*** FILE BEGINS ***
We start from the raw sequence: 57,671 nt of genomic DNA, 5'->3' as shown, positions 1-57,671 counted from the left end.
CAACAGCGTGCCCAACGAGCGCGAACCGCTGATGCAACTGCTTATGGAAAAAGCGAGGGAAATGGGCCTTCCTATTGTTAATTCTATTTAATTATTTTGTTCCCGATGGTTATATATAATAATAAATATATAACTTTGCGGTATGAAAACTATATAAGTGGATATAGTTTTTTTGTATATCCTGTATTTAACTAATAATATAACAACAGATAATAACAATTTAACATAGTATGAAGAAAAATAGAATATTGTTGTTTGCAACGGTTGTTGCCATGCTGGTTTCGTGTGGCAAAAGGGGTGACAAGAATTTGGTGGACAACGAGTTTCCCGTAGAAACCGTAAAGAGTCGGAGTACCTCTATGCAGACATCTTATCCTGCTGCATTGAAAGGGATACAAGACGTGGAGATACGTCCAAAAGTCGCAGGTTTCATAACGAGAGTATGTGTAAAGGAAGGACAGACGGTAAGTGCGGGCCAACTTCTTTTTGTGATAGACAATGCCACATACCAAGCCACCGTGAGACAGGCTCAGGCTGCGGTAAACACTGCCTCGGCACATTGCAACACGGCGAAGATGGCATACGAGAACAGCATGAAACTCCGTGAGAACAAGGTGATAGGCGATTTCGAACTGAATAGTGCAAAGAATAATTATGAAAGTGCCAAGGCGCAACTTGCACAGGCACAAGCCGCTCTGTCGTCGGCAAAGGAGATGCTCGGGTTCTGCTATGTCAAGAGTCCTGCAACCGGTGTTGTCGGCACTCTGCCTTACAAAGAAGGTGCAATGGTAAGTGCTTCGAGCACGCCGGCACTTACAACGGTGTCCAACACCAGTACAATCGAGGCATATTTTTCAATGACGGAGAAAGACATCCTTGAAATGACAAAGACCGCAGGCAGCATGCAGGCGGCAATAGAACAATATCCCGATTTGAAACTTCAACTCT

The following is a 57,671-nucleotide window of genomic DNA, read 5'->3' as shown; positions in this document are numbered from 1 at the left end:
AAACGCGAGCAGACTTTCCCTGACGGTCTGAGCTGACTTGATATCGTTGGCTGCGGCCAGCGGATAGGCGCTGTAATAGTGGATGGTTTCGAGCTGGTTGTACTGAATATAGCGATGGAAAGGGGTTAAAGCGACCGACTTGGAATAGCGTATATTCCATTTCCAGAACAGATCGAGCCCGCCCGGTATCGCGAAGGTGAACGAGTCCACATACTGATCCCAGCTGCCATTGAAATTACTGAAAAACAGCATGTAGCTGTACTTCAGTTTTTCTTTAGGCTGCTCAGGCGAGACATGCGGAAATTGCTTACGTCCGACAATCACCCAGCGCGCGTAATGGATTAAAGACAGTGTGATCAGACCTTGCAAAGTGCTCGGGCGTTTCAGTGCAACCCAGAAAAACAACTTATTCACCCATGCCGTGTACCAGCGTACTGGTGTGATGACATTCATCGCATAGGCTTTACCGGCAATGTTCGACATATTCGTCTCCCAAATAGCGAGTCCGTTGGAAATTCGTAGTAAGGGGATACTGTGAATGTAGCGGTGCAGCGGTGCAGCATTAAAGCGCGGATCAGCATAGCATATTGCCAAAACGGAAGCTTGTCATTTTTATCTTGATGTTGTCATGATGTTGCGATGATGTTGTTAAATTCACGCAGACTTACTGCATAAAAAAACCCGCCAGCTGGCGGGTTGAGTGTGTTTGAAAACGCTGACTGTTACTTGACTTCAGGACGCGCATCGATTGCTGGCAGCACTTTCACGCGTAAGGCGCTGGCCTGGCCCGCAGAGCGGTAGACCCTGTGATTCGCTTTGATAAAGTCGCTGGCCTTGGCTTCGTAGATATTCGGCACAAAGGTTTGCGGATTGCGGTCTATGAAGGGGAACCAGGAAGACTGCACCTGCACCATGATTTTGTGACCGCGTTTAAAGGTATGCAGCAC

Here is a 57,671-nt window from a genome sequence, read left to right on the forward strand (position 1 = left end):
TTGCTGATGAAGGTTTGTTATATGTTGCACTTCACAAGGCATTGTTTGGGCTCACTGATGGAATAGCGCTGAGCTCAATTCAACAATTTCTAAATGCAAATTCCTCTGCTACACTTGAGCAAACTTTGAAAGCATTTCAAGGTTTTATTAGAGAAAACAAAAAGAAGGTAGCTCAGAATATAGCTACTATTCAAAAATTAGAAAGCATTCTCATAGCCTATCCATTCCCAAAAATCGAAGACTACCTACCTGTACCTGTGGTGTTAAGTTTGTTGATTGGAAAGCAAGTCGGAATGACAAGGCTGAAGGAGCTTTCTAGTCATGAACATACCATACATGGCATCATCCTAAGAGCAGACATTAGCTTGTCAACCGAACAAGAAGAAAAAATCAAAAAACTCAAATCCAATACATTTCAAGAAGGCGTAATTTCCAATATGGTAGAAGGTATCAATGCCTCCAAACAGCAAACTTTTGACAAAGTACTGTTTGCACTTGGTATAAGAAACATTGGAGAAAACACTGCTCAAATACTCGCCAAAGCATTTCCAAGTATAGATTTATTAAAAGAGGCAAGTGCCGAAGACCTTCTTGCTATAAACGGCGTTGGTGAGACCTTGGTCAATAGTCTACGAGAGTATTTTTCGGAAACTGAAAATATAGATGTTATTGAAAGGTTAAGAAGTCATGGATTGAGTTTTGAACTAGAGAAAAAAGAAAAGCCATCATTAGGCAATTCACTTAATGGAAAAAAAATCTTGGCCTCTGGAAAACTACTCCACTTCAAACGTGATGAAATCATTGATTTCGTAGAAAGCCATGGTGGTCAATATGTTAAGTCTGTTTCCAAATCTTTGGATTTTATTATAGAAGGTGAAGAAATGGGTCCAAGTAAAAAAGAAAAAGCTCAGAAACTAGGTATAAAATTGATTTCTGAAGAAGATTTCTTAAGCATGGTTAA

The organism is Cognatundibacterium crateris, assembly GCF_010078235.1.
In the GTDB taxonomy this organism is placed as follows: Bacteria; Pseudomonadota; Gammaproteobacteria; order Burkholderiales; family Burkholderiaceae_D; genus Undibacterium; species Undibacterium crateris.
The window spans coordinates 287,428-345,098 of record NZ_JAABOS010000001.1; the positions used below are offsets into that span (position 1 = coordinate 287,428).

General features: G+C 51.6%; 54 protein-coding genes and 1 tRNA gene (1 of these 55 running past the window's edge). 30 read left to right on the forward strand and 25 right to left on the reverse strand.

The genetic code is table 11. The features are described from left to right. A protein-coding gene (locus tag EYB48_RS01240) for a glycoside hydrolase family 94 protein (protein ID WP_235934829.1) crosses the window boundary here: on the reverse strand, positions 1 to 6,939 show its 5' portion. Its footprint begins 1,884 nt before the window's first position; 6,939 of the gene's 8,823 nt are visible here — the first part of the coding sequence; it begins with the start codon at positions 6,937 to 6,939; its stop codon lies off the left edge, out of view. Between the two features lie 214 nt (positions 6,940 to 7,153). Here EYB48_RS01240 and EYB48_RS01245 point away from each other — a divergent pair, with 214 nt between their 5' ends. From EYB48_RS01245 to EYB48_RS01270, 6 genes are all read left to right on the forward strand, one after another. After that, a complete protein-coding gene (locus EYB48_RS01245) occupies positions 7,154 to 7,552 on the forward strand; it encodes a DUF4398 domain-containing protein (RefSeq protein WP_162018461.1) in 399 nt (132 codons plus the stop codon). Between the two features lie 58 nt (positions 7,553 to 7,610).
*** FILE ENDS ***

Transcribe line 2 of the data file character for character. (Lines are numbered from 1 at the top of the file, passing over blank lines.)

CAACAGCGTGCCCAACGAGCGCGAACCGCTGATGCAACTGCTTATGGAAAAAGCGAGGGAAATGGGCCTTCCTATTGTTAATTCTATTTAATTATTTTGTTCCCGATGGTTATATATAATAATAAATATATAACTTTGCGGTATGAAAACTATATAAGTGGATATAGTTTTTTTGTATATCCTGTATTTAACTAATAATATAACAACAGATAATAACAATTTAACATAGTATGAAGAAAAATAGAATATTGTTGTTTGCAACGGTTGTTGCCATGCTGGTTTCGTGTGGCAAAAGGGGTGACAAGAATTTGGTGGACAACGAGTTTCCCGTAGAAACCGTAAAGAGTCGGAGTACCTCTATGCAGACATCTTATCCTGCTGCATTGAAAGGGATACAAGACGTGGAGATACGTCCAAAAGTCGCAGGTTTCATAACGAGAGTATGTGTAAAGGAAGGACAGACGGTAAGTGCGGGCCAACTTCTTTTTGTGATAGACAATGCCACATACCAAGCCACCGTGAGACAGGCTCAGGCTGCGGTAAACACTGCCTCGGCACATTGCAACACGGCGAAGATGGCATACGAGAACAGCATGAAACTCCGTGAGAACAAGGTGATAGGCGATTTCGAACTGAATAGTGCAAAGAATAATTATGAAAGTGCCAAGGCGCAACTTGCACAGGCACAAGCCGCTCTGTCGTCGGCAAAGGAGATGCTCGGGTTCTGCTATGTCAAGAGTCCTGCAACCGGTGTTGTCGGCACTCTGCCTTACAAAGAAGGTGCAATGGTAAGTGCTTCGAGCACGCCGGCACTTACAACGGTGTCCAACACCAGTACAATCGAGGCATATTTTTCAATGACGGAGAAAGACATCCTTGAAATGACAAAGACCGCAGGCAGCATGCAGGCGGCAATAGAACAATATCCCGATTTGAAACTTCAACTCT